Played correctly – as it surely is in MetroStage’s sweet and charming production – Gérald Sibleyras’ Heroes is something Noël Coward might have written, had Coward been free to be earthy – which is to say, had Coward been writing in 2003, when Sibleyras wrote Heroes. It is witty; its characters are agreeably tart; it is a little bit sentimental; and it has the decency to avoid a clichéd dramatic climax. So what more do you want? Tom Stoppard?
Well, it has some of that, too. Stoppard translated Heroes from the original French, but while the dialogue contains that unmistakable Stoppardian punch, the story is clearly Sibleyras’, free from the wordplay and tightly woven philosophical underpinnings that characterize Stoppard’s work. All that’s left is the fun, and that’s what the evening is: fun.
It helps that the three actors who stage this production – Michael Tolaydo, John Dow and Ralph Cosham – do so with nearly perfect pitch. It helps that John Vreeke directs the production and imbues it with his eerie sense of timing. It helps that Sibleyras wrote a play with limited ambitions, and achieved them perfectly.
It is 1959, and we are on the grounds of a French sanctuary – they use the term “sanitarium”, but not in the sense that it’s meant in American English – for Veterans of the First World War. On a secluded patio bench sit three well-dressed men and a dog. Gustav (Cosham), haughty and acid-tongued, is invariably stage right; Phillippe (Dow), an amiable fellow afflicted by periodic bouts of unconsciousness brought about by cranial shrapnel, sits stage left and Henri (Tolaydo), long lame, optimistic, and full of enthusiasms, sits in the middle. The dog sits wherever they put him. He is made of stone, and resembles Cerberus, had Cerberus had only one head and been on the South Beach diet for five hundred years.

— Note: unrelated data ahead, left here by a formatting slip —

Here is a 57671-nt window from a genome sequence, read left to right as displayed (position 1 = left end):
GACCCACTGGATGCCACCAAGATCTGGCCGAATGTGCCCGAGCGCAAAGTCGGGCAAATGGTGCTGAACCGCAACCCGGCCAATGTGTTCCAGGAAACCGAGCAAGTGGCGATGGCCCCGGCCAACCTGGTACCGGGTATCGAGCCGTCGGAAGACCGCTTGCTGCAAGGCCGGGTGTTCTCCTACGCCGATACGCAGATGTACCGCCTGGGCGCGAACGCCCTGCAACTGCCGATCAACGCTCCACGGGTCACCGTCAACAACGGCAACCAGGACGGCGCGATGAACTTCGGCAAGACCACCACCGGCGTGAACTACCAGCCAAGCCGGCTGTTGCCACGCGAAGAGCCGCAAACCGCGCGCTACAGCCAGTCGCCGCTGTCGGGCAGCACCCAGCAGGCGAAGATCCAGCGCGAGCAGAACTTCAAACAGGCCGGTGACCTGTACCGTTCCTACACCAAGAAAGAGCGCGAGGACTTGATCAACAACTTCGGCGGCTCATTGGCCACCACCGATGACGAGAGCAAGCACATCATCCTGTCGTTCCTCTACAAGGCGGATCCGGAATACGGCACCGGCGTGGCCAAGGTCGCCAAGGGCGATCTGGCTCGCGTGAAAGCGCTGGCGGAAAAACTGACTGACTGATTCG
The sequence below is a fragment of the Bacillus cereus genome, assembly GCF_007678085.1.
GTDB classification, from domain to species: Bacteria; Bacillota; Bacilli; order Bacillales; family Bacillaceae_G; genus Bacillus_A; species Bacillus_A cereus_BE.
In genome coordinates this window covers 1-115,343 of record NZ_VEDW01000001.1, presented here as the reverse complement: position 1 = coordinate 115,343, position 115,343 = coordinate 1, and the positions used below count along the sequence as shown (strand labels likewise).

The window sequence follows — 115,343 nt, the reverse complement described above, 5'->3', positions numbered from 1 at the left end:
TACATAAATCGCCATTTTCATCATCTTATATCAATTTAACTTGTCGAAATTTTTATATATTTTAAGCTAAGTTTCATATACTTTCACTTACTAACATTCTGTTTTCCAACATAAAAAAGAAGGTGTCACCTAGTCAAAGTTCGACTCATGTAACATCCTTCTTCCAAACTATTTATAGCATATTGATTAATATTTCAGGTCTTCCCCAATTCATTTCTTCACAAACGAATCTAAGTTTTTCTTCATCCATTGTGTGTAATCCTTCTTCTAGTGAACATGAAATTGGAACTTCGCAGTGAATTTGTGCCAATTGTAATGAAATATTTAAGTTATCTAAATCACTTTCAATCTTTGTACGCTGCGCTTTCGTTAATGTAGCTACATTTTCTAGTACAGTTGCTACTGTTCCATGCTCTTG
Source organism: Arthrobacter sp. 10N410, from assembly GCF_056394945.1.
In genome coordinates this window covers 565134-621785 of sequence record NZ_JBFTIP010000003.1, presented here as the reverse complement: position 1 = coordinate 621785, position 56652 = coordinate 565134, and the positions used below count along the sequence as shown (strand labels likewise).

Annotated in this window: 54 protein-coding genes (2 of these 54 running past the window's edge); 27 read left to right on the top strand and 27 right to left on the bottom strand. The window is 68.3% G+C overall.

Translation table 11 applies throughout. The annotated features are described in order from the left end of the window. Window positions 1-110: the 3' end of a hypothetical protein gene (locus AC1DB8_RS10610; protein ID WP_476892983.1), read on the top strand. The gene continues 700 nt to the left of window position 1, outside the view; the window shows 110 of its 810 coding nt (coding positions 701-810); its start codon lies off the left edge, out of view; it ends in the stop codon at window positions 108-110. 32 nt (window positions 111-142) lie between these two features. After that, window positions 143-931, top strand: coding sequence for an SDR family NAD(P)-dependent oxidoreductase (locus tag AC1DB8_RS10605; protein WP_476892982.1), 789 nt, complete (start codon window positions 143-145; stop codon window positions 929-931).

They are all full of eccentricities. Phillippe cannot stand to read letters from his boring sister, who has married a moron, and so delegates the task to Gustav. Gustav answers the letters, too, and not gently. Henri periodically limps to town and reports back; he has discovered a local girl’s school, and has ecstatically exchanged hellos with the youthful headmistress. “Bring her here! Introduce her to us!” his comrades urge him, while advising him on ways to make romantic progress with the lady, who appears to be about forty years his junior. Henri, for whom saying hello seems the epitome of sexual aggression, is not likely to succeed in this endeavor.
Their dilemma is that their souls are dead, and they have gone to this place in order to wait for their minds and bodies to catch up. In this, Sibleyras treads on ground which has been trod before, in Loring Mandel’s Do Not Go Gentle into That Good Night, and in Coward’s Waiting in the Wings, but what he lacks in originality he makes up in simplicity and grace.
Our heroes resolve to undertake an expedition in order to reestablish their vitality. They each formulate plans according to their degree of boldness. Henri proposes a picnic. Gustav suggests Indo-China. They compromise by deciding to travel to a grove of poplars on the far horizon. The poplars shake in the wind, which is wonderful to them, as they feel nothing but the still air around them. They immediately fall into a ruinous argument about the details of the trip: what route to take, and what provisions, and should they build a raft. It soon becomes apparent that they are going nowhere, not even off the back porch, and everything becomes peaceful, even as they continue to squabble. Their lives have narrowed down to three good friends, telling each other lies. It is sufficient.
by Gérald Sibleyras
translation by Tom Stoppard
directed by John Vreeke
produced by MetroStage
reviewed by Tim Treanor
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